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Wild Licorice reaches approximately one meter tall with leaves that have a fern-like structure. The stems are covered with tiny, sticky hairs, and are crowned with clusters of small creamy white flowers that resemble those of clover. The roots are long and spindly with a woody texture. Licorice root has an obvious licorice flavor reminiscent of anise, fennel and molasses with a clean peppery finish. Complimentary flavors include cream, milk, maple, orange, brown sugar, ginger, cinnamon, pears, apple, quince, soy sauce, game birds, beef, pork and chicken.
In the wild, Licorice root is available year-round. Leaves and shoots are best foraged in the spring.
Licorice root is botanically classified as Glycyrrhiza lepidota and also commonly referred to as American Licorice. The name, Glycyrrhiza, is derived from the Greek words glukos, meaning sweet, and rhiza, meaning root. The genus name, lepidota, means scaly, and refers to the tiny scales on the young leaves. Although the roots have an obvious sweet licorice flavor, commercial licorice as we know it is obtained from another plant of this genus that is not a North American native.
Licorice roots contain glycyrrhizin, which is 50 times sweeter than sugar and used as a natural sweetener and flavoring. They are high in anti-inflammatory flavonoids, antioxidants and isoflavones which balance estrogen levels. Due to its effect on female hormones, it is suggested that pregnant women avoid Wild Licorice. A tea made of the root is often used as a digestion aid.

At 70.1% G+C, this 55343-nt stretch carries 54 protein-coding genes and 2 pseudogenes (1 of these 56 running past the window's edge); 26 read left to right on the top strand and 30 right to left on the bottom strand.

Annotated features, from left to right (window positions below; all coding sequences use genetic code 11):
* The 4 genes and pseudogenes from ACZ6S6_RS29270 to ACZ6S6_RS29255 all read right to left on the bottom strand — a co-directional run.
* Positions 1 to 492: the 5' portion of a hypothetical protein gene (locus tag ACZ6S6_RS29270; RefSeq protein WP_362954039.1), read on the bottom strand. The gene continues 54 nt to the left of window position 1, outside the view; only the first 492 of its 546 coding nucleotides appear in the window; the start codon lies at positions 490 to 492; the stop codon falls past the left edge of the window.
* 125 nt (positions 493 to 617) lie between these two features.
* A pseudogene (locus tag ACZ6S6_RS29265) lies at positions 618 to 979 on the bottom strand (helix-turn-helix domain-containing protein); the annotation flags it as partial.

Licorice root may be eaten raw or cooked and compliments both sweet and savory dishes. It is most often used as a flavoring for other foods. The sweet and aromatic roots may be steeped to make a tea, flavor a simple syrup, infuse cream for desserts or used in savory sauces. The roots may be used whole or ground to create flavored sugars and salt cures. Roast the larger Licorice roots whole to develop their inherent sweetness and soften their texture, and the result is said to resemble sweet potatoes. The young leaves and tender shoots are also edible and best when harvested in the spring. The roots should be thoroughly scrubbed and peeled before preparation.
Great Plains Indians used Wild Licorice to treat fever, earaches, toothaches, and sore throats. The roots were often chewed straight from the earth or prepared as a tea or poultice.
Licorice was first examined and identified by the botanist Frederic Pursh in his publication about American flora and fauna in 1813. It is native to the western portion of North America, and may be found growing throughout Ontario, British Columbia, California, Arkansas, Maine, Rhode Island, New York, Massachusetts and temperate regions of Mexico. It thrives in moist soils with sufficient drainage and can survive in partial to full sun.